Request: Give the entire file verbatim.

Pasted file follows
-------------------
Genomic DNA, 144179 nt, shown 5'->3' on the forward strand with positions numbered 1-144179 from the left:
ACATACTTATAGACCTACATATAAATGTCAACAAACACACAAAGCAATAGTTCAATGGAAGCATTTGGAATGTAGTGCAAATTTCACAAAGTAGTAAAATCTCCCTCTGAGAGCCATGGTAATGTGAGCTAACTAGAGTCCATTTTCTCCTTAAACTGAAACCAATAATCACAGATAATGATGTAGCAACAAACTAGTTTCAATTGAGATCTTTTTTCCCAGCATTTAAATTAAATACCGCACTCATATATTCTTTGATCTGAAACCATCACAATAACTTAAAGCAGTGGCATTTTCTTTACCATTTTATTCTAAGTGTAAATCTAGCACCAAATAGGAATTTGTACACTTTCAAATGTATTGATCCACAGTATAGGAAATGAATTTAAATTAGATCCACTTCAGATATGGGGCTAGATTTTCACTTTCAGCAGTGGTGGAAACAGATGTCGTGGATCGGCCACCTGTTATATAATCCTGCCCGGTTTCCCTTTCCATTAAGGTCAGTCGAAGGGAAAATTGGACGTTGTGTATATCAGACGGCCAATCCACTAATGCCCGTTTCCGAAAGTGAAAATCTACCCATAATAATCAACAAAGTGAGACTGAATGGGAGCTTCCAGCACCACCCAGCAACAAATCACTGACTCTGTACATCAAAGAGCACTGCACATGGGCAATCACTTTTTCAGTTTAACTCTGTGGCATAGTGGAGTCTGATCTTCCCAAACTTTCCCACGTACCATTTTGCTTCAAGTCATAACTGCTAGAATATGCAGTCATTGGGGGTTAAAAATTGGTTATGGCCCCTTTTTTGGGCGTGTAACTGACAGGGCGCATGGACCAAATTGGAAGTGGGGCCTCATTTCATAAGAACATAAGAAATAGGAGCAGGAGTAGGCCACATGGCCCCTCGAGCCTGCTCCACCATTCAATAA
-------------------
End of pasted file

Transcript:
Genomic DNA, 144179 nt, shown 5'->3' on the forward strand with positions numbered 1-144179 from the left:
ACATACTTATAGACCTACATATAAATGTCAACAAACACACAAAGCAATAGTTCAATGGAAGCATTTGGAATGTAGTGCAAATTTCACAAAGTAGTAAAATCTCCCTCTGAGAGCCATGGTAATGTGAGCTAACTAGAGTCCATTTTCTCCTTAAACTGAAACCAATAATCACAGATAATGATGTAGCAACAAACTAGTTTCAATTGAGATCTTTTTTCCCAGCATTTAAATTAAATACCGCACTCATATATTCTTTGATCTGAAACCATCACAATAACTTAAAGCAGTGGCATTTTCTTTACCATTTTATTCTAAGTGTAAATCTAGCACCAAATAGGAATTTGTACACTTTCAAATGTATTGATCCACAGTATAGGAAATGAATTTAAATTAGATCCACTTCAGATATGGGGCTAGATTTTCACTTTCAGCAGTGGTGGAAACAGATGTCGTGGATCGGCCACCTGTTATATAATCCTGCCCGGTTTCCCTTTCCATTAAGGTCAGTCGAAGGGAAAATTGGACGTTGTGTATATCAGACGGCCAATCCACTAATGCCCGTTTCCGAAAGTGAAAATCTACCCATAATAATCAACAAAGTGAGACTGAATGGGAGCTTCCAGCACCACCCAGCAACAAATCACTGACTCTGTACATCAAAGAGCACTGCACATGGGCAATCACTTTTTCAGTTTAACTCTGTGGCATAGTGGAGTCTGATCTTCCCAAACTTTCCCACGTACCATTTTGCTTCAAGTCATAACTGCTAGAATATGCAGTCATTGGGGGTTAAAAATTGGTTATGGCCCCTTTTTTGGGCGTGTAACTGACAGGGCGCATGGACCAAATTGGAAGTGGGGCCTCATTTCATAAGAACATAAGAAATAGGAGCAGGAGTAGGCCACATGGCCCCTCGAGCCTGCTCCACCATTCAATAA